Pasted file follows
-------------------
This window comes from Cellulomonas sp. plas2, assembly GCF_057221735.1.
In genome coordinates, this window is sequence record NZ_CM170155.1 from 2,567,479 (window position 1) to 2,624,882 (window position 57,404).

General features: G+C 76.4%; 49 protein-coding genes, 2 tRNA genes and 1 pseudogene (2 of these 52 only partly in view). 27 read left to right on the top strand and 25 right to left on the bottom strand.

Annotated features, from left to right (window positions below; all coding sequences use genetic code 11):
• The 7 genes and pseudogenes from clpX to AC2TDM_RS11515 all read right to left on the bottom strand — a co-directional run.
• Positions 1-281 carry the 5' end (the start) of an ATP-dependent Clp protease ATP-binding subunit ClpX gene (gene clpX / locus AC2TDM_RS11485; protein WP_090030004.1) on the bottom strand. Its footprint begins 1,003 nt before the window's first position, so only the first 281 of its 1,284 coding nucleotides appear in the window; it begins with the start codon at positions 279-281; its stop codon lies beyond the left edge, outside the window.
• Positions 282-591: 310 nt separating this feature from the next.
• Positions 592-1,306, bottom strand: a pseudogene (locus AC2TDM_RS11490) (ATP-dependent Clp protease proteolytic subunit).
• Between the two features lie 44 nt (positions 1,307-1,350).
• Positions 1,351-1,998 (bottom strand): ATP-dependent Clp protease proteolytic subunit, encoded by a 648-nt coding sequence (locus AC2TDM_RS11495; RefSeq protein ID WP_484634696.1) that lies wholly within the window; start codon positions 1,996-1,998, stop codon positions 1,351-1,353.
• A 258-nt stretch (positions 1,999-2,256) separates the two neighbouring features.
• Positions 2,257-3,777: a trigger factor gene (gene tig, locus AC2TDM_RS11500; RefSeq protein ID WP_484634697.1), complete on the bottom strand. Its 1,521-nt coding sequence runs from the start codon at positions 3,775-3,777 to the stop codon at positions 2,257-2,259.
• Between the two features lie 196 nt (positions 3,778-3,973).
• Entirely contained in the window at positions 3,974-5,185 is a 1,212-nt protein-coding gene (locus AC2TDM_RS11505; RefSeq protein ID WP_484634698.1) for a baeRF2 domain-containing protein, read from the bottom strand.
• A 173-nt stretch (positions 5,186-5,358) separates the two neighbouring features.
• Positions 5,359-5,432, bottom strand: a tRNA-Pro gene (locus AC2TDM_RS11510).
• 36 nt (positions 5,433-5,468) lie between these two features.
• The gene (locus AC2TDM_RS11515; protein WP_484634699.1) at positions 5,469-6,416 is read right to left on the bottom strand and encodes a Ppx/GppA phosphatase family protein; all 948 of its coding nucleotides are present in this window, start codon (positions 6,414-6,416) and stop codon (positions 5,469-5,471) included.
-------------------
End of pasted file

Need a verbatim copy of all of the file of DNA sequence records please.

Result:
This window comes from Cellulomonas sp. plas2, assembly GCF_057221735.1.
In genome coordinates, this window is sequence record NZ_CM170155.1 from 2,567,479 (window position 1) to 2,624,882 (window position 57,404).

General features: G+C 76.4%; 49 protein-coding genes, 2 tRNA genes and 1 pseudogene (2 of these 52 only partly in view). 27 read left to right on the top strand and 25 right to left on the bottom strand.

Annotated features, from left to right (window positions below; all coding sequences use genetic code 11):
• The 7 genes and pseudogenes from clpX to AC2TDM_RS11515 all read right to left on the bottom strand — a co-directional run.
• Positions 1-281 carry the 5' end (the start) of an ATP-dependent Clp protease ATP-binding subunit ClpX gene (gene clpX / locus AC2TDM_RS11485; protein WP_090030004.1) on the bottom strand. Its footprint begins 1,003 nt before the window's first position, so only the first 281 of its 1,284 coding nucleotides appear in the window; it begins with the start codon at positions 279-281; its stop codon lies beyond the left edge, outside the window.
• Positions 282-591: 310 nt separating this feature from the next.
• Positions 592-1,306, bottom strand: a pseudogene (locus AC2TDM_RS11490) (ATP-dependent Clp protease proteolytic subunit).
• Between the two features lie 44 nt (positions 1,307-1,350).
• Positions 1,351-1,998 (bottom strand): ATP-dependent Clp protease proteolytic subunit, encoded by a 648-nt coding sequence (locus AC2TDM_RS11495; RefSeq protein ID WP_484634696.1) that lies wholly within the window; start codon positions 1,996-1,998, stop codon positions 1,351-1,353.
• A 258-nt stretch (positions 1,999-2,256) separates the two neighbouring features.
• Positions 2,257-3,777: a trigger factor gene (gene tig, locus AC2TDM_RS11500; RefSeq protein ID WP_484634697.1), complete on the bottom strand. Its 1,521-nt coding sequence runs from the start codon at positions 3,775-3,777 to the stop codon at positions 2,257-2,259.
• Between the two features lie 196 nt (positions 3,778-3,973).
• Entirely contained in the window at positions 3,974-5,185 is a 1,212-nt protein-coding gene (locus AC2TDM_RS11505; RefSeq protein ID WP_484634698.1) for a baeRF2 domain-containing protein, read from the bottom strand.
• A 173-nt stretch (positions 5,186-5,358) separates the two neighbouring features.
• Positions 5,359-5,432, bottom strand: a tRNA-Pro gene (locus AC2TDM_RS11510).
• 36 nt (positions 5,433-5,468) lie between these two features.
• The gene (locus AC2TDM_RS11515; protein WP_484634699.1) at positions 5,469-6,416 is read right to left on the bottom strand and encodes a Ppx/GppA phosphatase family protein; all 948 of its coding nucleotides are present in this window, start codon (positions 6,414-6,416) and stop codon (positions 5,469-5,471) included.